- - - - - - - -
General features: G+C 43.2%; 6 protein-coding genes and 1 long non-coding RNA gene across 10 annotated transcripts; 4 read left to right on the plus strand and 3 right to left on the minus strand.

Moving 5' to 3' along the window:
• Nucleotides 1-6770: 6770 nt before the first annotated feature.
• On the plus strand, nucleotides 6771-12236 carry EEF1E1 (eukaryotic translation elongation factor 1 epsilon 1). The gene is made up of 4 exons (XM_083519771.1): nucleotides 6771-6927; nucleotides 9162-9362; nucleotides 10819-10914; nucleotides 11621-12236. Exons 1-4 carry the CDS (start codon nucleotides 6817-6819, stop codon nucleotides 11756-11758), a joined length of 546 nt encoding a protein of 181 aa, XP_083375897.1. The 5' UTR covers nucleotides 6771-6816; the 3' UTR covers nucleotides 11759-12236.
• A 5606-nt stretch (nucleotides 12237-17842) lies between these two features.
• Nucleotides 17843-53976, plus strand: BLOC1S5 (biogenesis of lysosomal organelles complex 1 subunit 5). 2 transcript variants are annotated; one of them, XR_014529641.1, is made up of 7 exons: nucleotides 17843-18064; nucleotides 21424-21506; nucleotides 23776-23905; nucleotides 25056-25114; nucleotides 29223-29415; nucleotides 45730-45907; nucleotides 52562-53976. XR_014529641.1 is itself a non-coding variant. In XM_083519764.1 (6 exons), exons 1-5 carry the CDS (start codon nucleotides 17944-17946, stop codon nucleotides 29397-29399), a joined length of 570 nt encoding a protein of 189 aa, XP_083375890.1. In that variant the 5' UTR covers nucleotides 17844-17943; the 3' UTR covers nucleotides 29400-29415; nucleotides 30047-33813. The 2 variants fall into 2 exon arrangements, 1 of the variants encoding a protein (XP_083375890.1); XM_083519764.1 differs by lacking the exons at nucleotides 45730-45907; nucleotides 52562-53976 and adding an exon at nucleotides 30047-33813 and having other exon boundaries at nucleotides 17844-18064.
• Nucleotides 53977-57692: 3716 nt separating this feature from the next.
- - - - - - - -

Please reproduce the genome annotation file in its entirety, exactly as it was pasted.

General features: G+C 43.2%; 6 protein-coding genes and 1 long non-coding RNA gene across 10 annotated transcripts; 4 read left to right on the plus strand and 3 right to left on the minus strand.

Moving 5' to 3' along the window:
• Nucleotides 1-6770: 6770 nt before the first annotated feature.
• On the plus strand, nucleotides 6771-12236 carry EEF1E1 (eukaryotic translation elongation factor 1 epsilon 1). The gene is made up of 4 exons (XM_083519771.1): nucleotides 6771-6927; nucleotides 9162-9362; nucleotides 10819-10914; nucleotides 11621-12236. Exons 1-4 carry the CDS (start codon nucleotides 6817-6819, stop codon nucleotides 11756-11758), a joined length of 546 nt encoding a protein of 181 aa, XP_083375897.1. The 5' UTR covers nucleotides 6771-6816; the 3' UTR covers nucleotides 11759-12236.
• A 5606-nt stretch (nucleotides 12237-17842) lies between these two features.
• Nucleotides 17843-53976, plus strand: BLOC1S5 (biogenesis of lysosomal organelles complex 1 subunit 5). 2 transcript variants are annotated; one of them, XR_014529641.1, is made up of 7 exons: nucleotides 17843-18064; nucleotides 21424-21506; nucleotides 23776-23905; nucleotides 25056-25114; nucleotides 29223-29415; nucleotides 45730-45907; nucleotides 52562-53976. XR_014529641.1 is itself a non-coding variant. In XM_083519764.1 (6 exons), exons 1-5 carry the CDS (start codon nucleotides 17944-17946, stop codon nucleotides 29397-29399), a joined length of 570 nt encoding a protein of 189 aa, XP_083375890.1. In that variant the 5' UTR covers nucleotides 17844-17943; the 3' UTR covers nucleotides 29400-29415; nucleotides 30047-33813. The 2 variants fall into 2 exon arrangements, 1 of the variants encoding a protein (XP_083375890.1); XM_083519764.1 differs by lacking the exons at nucleotides 45730-45907; nucleotides 52562-53976 and adding an exon at nucleotides 30047-33813 and having other exon boundaries at nucleotides 17844-18064.
• Nucleotides 53977-57692: 3716 nt separating this feature from the next.